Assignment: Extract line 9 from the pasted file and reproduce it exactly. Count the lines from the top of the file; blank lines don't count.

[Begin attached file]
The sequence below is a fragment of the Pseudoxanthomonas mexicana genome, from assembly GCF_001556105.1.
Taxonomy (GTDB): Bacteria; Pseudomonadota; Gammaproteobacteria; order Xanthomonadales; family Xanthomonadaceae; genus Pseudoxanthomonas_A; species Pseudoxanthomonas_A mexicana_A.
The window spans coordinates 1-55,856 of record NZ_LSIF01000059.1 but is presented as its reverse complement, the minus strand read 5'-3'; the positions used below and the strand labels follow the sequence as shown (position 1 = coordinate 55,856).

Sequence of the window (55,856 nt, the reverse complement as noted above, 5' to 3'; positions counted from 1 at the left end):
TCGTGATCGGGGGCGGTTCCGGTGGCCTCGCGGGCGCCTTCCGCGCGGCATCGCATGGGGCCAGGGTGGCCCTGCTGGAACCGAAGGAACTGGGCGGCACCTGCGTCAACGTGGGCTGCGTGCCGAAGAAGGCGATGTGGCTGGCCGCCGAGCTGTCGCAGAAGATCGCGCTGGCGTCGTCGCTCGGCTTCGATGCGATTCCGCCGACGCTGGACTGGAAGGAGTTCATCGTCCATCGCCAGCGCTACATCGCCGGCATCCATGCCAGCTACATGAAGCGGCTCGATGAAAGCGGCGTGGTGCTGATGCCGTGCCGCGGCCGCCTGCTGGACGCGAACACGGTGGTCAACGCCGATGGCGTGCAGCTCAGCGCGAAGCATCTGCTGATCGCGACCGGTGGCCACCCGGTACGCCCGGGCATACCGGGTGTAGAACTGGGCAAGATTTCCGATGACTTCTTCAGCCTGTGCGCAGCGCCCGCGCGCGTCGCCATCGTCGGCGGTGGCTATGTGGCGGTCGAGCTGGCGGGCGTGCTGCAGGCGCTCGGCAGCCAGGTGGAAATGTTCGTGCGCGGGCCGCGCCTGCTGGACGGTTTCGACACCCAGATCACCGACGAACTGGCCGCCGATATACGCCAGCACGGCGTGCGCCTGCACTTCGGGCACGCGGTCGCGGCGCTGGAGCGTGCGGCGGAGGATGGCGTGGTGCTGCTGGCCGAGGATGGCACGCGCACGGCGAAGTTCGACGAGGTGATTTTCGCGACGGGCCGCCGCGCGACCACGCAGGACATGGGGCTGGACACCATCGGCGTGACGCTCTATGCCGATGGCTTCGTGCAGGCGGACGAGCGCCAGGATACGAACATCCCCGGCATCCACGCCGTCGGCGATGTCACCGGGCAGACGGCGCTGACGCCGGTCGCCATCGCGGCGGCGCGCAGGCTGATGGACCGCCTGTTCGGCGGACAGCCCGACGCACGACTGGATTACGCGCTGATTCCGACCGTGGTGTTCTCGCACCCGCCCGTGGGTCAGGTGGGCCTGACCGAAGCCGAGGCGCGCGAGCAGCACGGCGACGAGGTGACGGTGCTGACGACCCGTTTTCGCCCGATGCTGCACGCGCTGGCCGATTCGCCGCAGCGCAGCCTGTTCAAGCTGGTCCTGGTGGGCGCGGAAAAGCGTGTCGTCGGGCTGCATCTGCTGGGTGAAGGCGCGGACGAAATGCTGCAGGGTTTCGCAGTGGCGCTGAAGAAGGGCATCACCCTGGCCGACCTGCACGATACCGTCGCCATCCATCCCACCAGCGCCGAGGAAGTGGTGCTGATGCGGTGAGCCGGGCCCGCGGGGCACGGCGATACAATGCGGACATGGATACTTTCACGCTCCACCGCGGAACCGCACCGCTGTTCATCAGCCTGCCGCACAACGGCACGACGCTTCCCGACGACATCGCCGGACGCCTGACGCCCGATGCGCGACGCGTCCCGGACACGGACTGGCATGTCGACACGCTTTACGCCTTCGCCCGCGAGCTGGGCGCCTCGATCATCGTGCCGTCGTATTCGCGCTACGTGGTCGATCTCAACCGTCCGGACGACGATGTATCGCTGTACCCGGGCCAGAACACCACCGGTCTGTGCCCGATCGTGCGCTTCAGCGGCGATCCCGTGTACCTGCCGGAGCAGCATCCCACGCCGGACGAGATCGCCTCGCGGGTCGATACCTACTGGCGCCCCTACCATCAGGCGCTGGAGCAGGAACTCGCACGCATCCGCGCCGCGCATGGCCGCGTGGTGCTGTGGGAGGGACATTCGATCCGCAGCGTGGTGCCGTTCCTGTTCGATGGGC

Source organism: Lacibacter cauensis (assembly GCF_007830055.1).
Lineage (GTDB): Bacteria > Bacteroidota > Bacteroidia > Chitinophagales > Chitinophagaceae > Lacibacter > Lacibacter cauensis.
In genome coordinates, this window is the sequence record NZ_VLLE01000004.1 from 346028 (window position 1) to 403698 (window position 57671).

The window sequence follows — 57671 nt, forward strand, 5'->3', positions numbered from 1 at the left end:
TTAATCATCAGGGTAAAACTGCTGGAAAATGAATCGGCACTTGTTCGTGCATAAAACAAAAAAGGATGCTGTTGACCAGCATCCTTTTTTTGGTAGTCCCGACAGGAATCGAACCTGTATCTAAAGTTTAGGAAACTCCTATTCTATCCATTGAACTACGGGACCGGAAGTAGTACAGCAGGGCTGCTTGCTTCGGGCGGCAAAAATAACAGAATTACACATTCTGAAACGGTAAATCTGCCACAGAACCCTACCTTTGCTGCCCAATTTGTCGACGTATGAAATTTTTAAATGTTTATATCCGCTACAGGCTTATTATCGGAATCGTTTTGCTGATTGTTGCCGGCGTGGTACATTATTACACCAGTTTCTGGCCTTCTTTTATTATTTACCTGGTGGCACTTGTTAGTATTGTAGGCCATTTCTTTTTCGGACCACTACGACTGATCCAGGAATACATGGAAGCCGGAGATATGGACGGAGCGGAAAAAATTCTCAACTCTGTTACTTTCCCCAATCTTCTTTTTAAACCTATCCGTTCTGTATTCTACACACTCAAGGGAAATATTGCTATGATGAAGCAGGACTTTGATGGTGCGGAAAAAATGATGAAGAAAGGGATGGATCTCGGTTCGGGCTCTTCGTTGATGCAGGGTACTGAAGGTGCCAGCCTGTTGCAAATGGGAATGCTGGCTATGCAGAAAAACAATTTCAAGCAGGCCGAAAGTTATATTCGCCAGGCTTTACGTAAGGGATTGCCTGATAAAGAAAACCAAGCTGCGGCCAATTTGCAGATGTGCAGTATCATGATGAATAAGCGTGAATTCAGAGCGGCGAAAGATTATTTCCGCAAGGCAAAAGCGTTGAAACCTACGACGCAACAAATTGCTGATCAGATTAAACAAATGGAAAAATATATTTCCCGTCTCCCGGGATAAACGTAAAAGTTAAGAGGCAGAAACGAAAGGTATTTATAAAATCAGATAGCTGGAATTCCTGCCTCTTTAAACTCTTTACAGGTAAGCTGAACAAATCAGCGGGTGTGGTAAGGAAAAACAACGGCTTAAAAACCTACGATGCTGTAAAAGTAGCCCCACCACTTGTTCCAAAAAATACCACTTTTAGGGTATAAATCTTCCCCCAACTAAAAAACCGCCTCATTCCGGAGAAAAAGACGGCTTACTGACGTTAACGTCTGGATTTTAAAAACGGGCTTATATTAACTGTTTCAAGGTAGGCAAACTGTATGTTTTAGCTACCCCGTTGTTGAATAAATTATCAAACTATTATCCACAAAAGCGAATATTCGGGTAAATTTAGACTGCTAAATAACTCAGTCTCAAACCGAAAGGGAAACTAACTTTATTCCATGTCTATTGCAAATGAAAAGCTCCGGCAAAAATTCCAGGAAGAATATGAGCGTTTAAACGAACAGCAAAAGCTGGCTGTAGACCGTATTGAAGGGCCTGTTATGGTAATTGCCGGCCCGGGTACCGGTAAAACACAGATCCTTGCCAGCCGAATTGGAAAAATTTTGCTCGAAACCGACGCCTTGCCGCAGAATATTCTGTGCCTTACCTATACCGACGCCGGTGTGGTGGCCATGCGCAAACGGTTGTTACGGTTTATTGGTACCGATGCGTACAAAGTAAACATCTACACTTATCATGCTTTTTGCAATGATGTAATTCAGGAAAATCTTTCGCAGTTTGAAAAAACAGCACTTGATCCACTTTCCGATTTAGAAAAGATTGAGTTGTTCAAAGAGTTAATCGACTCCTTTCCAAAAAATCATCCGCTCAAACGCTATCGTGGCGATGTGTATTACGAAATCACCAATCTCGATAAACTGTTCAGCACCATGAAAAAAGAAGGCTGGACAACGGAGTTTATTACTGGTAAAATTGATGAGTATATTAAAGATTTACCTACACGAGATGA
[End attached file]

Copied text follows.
The window sequence follows — 57671 nt, forward strand, 5'->3', positions numbered from 1 at the left end: